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Columbus

Answering Columbus’ critics

  Spanish philosopher George Santayana once noted that those who cannot remember the past are condemned to repeat it. When it comes to Columbus, the Italian-American community seems condemned to have history rewritten right out from underneath it for the same reason. To be fair, backing Columbus has been a no-brainer for much of the last century. His mind-boggling accomplishments had earned him the adoration of Americans in general along with a special place in the hearts of Americans of Italian descent. Defying conventional wisdom as well as outlandish odds, he sailed west toward the Indies and into the great unknown. In doing ...

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Learning from history

  In the column I wrote last month about widespread efforts to blot out Columbus Day, I touched upon a game-changing encounter that took place a quarter of a century ago. In July 1991, Native- and Italian-American leaders entered a room as adversaries and left as allies who embraced each other’s cultures and supported each other’s causes. As a result, peace reigned over Chicago’s quincentennial Columbus Day celebrations. But how exactly did this remarkable détente occur? For the answers, I turned to its principal architect: Dominic DiFrisco. A gifted public relations professional and talented mediator, he served as president of ...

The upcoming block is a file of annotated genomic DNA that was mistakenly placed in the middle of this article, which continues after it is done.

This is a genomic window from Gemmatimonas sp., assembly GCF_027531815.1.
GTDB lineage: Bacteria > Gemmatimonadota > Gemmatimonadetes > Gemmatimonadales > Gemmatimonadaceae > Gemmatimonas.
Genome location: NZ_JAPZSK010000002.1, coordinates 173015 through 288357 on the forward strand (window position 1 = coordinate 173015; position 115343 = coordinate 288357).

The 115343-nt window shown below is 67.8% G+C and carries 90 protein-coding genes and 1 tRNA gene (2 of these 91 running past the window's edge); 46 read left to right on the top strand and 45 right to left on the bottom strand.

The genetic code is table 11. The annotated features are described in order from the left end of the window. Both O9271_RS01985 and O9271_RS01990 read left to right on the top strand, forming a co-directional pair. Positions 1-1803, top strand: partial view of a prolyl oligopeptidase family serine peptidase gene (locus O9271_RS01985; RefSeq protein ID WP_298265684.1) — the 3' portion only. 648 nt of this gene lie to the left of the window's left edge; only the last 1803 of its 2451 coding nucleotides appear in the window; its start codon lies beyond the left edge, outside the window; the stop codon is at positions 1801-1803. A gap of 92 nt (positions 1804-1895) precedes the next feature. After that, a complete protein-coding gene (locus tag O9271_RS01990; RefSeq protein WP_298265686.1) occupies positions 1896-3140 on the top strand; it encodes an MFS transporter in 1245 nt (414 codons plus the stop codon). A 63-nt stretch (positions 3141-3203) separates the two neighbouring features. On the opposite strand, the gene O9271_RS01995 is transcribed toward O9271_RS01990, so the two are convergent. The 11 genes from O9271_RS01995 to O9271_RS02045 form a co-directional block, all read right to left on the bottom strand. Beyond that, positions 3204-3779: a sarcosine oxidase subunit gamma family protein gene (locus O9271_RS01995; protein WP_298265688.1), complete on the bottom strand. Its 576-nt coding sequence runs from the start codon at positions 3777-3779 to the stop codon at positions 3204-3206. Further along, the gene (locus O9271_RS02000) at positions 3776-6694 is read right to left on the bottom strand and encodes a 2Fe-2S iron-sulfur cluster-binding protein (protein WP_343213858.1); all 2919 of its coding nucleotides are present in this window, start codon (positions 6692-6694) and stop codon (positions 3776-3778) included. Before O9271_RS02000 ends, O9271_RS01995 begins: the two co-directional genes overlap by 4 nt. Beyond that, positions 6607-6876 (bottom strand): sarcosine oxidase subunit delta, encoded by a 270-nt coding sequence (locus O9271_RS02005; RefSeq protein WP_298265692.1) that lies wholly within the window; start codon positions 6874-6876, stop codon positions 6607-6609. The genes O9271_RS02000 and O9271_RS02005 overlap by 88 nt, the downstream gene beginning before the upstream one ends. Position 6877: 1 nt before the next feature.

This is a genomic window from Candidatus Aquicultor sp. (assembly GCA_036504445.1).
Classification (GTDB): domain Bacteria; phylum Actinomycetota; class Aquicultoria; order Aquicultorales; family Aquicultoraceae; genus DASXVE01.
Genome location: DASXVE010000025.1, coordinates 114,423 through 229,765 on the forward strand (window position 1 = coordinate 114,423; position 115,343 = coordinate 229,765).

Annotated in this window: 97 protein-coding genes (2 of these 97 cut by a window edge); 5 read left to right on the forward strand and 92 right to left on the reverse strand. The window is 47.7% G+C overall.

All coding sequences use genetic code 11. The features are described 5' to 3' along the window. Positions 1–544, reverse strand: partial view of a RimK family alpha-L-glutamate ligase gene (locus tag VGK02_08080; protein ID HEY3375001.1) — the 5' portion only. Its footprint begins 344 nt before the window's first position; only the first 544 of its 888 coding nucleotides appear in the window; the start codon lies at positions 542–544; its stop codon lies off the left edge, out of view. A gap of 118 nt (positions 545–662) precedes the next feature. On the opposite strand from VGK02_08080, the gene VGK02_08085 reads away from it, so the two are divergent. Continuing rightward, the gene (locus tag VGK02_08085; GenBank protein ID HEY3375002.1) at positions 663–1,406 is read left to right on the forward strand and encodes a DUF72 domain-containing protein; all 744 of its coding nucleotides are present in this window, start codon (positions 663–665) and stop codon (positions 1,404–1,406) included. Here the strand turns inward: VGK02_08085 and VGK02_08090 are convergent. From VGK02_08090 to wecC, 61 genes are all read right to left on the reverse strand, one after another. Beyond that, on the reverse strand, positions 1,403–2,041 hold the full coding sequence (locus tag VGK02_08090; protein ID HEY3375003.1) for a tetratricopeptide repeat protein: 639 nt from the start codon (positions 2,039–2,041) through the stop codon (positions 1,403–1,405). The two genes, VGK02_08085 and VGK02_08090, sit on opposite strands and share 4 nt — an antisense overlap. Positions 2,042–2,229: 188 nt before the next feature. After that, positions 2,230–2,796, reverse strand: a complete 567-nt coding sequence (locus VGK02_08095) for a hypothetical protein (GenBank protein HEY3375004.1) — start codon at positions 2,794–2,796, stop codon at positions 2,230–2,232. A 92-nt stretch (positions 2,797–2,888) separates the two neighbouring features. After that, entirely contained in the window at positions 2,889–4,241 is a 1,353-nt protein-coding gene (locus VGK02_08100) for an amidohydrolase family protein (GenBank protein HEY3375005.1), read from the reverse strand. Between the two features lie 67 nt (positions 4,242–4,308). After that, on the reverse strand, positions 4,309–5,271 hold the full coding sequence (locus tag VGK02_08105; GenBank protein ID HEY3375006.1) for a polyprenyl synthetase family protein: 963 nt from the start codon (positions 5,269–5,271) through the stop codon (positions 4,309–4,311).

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Defending Columbus

  Columbus Day is under assault as never before. Once unabashedly celebrated throughout the land, it was hailed initially by President Harrison in 1892, designated a national holiday by President Roosevelt in 1934, and pegged to the second Monday in October by President Nixon in 1972. A couple of halcyon decades followed during which schools, banks and governmental agencies across the country closed each year in honor of the Admiral of the Ocean Sea. The hero of the day is particularly cherished by Italian Americans, who have celebrated his history-altering accomplishments and shared ancestry with parades that back to San ...

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